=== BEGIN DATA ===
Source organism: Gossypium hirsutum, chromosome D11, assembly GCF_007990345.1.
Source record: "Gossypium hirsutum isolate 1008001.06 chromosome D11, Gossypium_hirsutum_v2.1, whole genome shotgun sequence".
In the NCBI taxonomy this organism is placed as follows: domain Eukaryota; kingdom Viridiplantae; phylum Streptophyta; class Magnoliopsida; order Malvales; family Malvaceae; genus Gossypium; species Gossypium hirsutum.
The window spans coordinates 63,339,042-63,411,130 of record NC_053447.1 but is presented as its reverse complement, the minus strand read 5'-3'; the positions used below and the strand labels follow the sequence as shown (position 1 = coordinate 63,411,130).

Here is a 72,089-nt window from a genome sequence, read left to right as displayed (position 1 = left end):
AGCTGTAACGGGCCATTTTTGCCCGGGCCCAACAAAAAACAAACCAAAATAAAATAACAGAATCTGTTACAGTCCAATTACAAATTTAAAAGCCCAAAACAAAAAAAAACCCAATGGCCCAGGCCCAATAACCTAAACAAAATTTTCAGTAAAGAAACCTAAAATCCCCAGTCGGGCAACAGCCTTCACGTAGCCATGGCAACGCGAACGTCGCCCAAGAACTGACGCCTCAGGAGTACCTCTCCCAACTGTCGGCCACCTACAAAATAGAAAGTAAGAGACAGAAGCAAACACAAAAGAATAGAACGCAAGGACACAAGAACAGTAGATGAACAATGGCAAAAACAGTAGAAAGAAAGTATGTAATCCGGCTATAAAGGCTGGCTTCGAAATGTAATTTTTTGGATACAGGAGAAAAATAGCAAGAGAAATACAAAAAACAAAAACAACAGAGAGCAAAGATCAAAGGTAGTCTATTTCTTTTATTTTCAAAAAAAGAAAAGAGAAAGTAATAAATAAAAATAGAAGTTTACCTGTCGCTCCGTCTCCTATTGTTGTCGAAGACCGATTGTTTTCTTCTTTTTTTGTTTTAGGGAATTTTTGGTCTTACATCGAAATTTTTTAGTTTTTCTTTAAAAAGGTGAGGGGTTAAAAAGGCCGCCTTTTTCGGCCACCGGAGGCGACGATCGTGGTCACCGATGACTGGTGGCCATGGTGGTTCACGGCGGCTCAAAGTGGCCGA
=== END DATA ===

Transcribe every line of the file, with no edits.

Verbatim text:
Source organism: Gossypium hirsutum, chromosome D11, assembly GCF_007990345.1.
Source record: "Gossypium hirsutum isolate 1008001.06 chromosome D11, Gossypium_hirsutum_v2.1, whole genome shotgun sequence".
In the NCBI taxonomy this organism is placed as follows: domain Eukaryota; kingdom Viridiplantae; phylum Streptophyta; class Magnoliopsida; order Malvales; family Malvaceae; genus Gossypium; species Gossypium hirsutum.
The window spans coordinates 63,339,042-63,411,130 of record NC_053447.1 but is presented as its reverse complement, the minus strand read 5'-3'; the positions used below and the strand labels follow the sequence as shown (position 1 = coordinate 63,411,130).

Here is a 72,089-nt window from a genome sequence, read left to right as displayed (position 1 = left end):
AGCTGTAACGGGCCATTTTTGCCCGGGCCCAACAAAAAACAAACCAAAATAAAATAACAGAATCTGTTACAGTCCAATTACAAATTTAAAAGCCCAAAACAAAAAAAAACCCAATGGCCCAGGCCCAATAACCTAAACAAAATTTTCAGTAAAGAAACCTAAAATCCCCAGTCGGGCAACAGCCTTCACGTAGCCATGGCAACGCGAACGTCGCCCAAGAACTGACGCCTCAGGAGTACCTCTCCCAACTGTCGGCCACCTACAAAATAGAAAGTAAGAGACAGAAGCAAACACAAAAGAATAGAACGCAAGGACACAAGAACAGTAGATGAACAATGGCAAAAACAGTAGAAAGAAAGTATGTAATCCGGCTATAAAGGCTGGCTTCGAAATGTAATTTTTTGGATACAGGAGAAAAATAGCAAGAGAAATACAAAAAACAAAAACAACAGAGAGCAAAGATCAAAGGTAGTCTATTTCTTTTATTTTCAAAAAAAGAAAAGAGAAAGTAATAAATAAAAATAGAAGTTTACCTGTCGCTCCGTCTCCTATTGTTGTCGAAGACCGATTGTTTTCTTCTTTTTTTGTTTTAGGGAATTTTTGGTCTTACATCGAAATTTTTTAGTTTTTCTTTAAAAAGGTGAGGGGTTAAAAAGGCCGCCTTTTTCGGCCACCGGAGGCGACGATCGTGGTCACCGATGACTGGTGGCCATGGTGGTTCACGGCGGCTCAAAGTGGCCGA